The Mathetian Option (Part One)

The God of the Scriptures is a very specific sort of deity. He is the architect who created and fashioned all things in a logical and orderly sequence. While he does not permanently expel chaos from the cosmos, he makes clear that disorder is not good but a distortion of goodness and a movement towards non-being. God then places man in the midst of his creation and asks him to share in his work of establishing order by tending and keeping the garden.  Together with Zoe, Adam is tasked with subduing chaos and filling the void with life wherever he and his wife go. Of course, they would fail, as would most their progeny. But when the Second Adam comes, his disciples are called to once more broaden the borders of Paradise. This work is first actualized within the life of the Church, for “God is not the author of confusion, but of peace, as in all the assemblies of the saints” (1 Cor 14:33).

It should be no wonder to us that this same God desires for all mankind to strive towards establishing an orderly society. Any government—even a despotic one—is preferable to outright anarchy. This is evident in the way the Bible deals with the Roman Empire. Although Caesar was no friend to the Jews, Jesus teaches them, “Render therefore to Caesar the things that are Caesar’s, and to God the things that are God’s” (Matt 22:21). And though Caesar was no friend to the Christians, the Apostle Paul teaches them, “Let every soul be subject to the governing authorities; for there is no authority except from God, and the authorities that exist are appointed by God” (Rom 13:1; cf. 1 Pet 2:13-14). The regnant emperor at the time Paul wrote to Timothy was likely Nero, who would later hang Christians as torches to light the streets of Rome (AD 65); yet Paul tells the young bishop, “I exhort first of all that supplications, prayers, intercessions, and giving of thanks be made for all men, for kings and all who are in authority, that we may lead a quiet and peaceable life in all piety and reverence” (1 Tim 2:1-2). To this very day, every Orthodox Church continues to pray for her civil and military leaders, no matter how wicked they may be, no matter how much the faithful may disagree with them.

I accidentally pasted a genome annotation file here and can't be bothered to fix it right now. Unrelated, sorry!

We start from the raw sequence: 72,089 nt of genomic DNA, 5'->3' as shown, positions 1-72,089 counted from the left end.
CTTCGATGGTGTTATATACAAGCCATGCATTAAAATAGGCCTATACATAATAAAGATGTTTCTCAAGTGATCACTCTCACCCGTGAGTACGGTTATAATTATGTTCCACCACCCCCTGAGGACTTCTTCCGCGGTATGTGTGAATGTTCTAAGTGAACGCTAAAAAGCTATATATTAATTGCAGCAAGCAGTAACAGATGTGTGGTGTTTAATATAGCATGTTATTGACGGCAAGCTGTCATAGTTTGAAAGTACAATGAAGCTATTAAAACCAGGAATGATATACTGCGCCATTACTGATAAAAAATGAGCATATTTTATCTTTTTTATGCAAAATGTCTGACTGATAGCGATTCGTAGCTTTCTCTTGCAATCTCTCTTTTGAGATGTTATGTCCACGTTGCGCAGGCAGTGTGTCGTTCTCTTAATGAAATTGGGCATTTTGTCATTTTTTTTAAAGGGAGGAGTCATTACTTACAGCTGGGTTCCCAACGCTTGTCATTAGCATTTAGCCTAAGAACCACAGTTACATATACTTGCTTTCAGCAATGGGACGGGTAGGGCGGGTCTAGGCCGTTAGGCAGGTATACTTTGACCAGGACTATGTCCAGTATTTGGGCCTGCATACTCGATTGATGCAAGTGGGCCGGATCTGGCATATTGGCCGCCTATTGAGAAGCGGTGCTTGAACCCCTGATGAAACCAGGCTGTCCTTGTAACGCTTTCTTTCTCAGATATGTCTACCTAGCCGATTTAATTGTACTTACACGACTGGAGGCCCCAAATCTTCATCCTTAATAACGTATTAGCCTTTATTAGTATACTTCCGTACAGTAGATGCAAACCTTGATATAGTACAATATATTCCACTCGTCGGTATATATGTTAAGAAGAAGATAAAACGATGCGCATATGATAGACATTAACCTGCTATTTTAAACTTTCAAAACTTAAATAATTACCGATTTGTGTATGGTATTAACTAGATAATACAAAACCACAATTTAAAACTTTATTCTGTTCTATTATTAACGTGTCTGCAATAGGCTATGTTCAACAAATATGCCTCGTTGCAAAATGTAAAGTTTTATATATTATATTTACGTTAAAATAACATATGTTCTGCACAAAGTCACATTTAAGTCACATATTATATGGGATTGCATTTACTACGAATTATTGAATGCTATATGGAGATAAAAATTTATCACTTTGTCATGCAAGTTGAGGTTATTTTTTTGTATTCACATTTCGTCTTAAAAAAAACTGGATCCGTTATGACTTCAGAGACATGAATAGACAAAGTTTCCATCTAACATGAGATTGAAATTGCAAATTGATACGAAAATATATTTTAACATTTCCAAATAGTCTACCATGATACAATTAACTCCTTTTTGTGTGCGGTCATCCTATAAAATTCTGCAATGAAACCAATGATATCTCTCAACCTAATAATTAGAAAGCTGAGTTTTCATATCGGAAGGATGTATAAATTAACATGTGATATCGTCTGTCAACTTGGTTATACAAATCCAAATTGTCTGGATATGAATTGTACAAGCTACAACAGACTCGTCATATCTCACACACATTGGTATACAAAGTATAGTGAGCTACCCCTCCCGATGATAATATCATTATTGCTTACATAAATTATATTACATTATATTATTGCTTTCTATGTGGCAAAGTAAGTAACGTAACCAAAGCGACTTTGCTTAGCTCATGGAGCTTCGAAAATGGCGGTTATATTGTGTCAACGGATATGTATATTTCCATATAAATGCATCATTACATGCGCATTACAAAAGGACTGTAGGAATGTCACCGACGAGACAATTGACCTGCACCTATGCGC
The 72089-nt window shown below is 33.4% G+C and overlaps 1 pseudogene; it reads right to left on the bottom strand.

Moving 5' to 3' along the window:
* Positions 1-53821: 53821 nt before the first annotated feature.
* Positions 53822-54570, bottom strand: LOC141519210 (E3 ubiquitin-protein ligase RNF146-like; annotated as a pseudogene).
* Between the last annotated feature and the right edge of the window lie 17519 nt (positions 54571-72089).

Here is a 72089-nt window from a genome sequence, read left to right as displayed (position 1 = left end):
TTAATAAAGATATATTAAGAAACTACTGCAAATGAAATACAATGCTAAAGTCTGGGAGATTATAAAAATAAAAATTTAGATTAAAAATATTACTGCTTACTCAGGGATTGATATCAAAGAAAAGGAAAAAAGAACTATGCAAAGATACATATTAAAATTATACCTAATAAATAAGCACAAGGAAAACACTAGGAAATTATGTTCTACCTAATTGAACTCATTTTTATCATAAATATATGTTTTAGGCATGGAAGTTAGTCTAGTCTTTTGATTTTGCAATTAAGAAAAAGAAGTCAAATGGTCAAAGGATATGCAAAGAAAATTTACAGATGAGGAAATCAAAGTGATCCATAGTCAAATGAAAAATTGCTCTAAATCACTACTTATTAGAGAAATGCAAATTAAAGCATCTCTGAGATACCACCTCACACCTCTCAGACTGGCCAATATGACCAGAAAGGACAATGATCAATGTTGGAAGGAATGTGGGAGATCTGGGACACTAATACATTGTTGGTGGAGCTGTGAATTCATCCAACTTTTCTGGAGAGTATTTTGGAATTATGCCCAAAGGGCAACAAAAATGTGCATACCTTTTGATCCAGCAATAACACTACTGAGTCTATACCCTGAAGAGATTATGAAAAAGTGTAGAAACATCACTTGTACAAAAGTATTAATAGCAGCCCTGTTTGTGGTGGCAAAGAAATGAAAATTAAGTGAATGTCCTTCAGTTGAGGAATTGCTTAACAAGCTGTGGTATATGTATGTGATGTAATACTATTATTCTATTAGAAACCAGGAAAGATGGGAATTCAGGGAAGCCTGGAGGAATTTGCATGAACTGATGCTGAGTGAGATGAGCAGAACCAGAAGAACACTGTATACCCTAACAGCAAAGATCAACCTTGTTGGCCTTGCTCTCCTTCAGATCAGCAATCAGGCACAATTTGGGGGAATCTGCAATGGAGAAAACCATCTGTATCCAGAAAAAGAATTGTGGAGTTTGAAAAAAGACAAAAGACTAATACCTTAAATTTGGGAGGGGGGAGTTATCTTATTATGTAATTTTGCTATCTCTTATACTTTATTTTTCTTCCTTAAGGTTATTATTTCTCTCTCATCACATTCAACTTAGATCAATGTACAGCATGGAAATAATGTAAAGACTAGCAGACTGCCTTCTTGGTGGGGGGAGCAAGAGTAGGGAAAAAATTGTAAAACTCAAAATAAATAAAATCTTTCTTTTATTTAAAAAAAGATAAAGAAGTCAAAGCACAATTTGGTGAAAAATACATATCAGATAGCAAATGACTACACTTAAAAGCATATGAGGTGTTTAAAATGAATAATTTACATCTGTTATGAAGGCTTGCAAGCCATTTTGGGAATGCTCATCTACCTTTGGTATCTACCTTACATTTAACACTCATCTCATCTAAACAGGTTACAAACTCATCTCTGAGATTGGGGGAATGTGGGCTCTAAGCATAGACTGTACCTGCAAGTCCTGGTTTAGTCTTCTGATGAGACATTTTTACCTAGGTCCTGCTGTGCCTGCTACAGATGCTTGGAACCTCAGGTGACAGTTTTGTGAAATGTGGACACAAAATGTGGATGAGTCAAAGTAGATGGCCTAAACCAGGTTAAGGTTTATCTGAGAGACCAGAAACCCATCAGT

Any attempt to address the role of a Christian in society, or the relationship of the Church and state, must begin with these presuppositions. We are not enjoined to adjudicate and control the world. And we are also not called to revolution. We are called to pray. We mustn’t compel, but impel by love. Neither punching down nor punching up—this is our way. And when pressured to disobey God, we are called to humbly accept martyrdom rather than rising up with violence. No other ethic has been given us.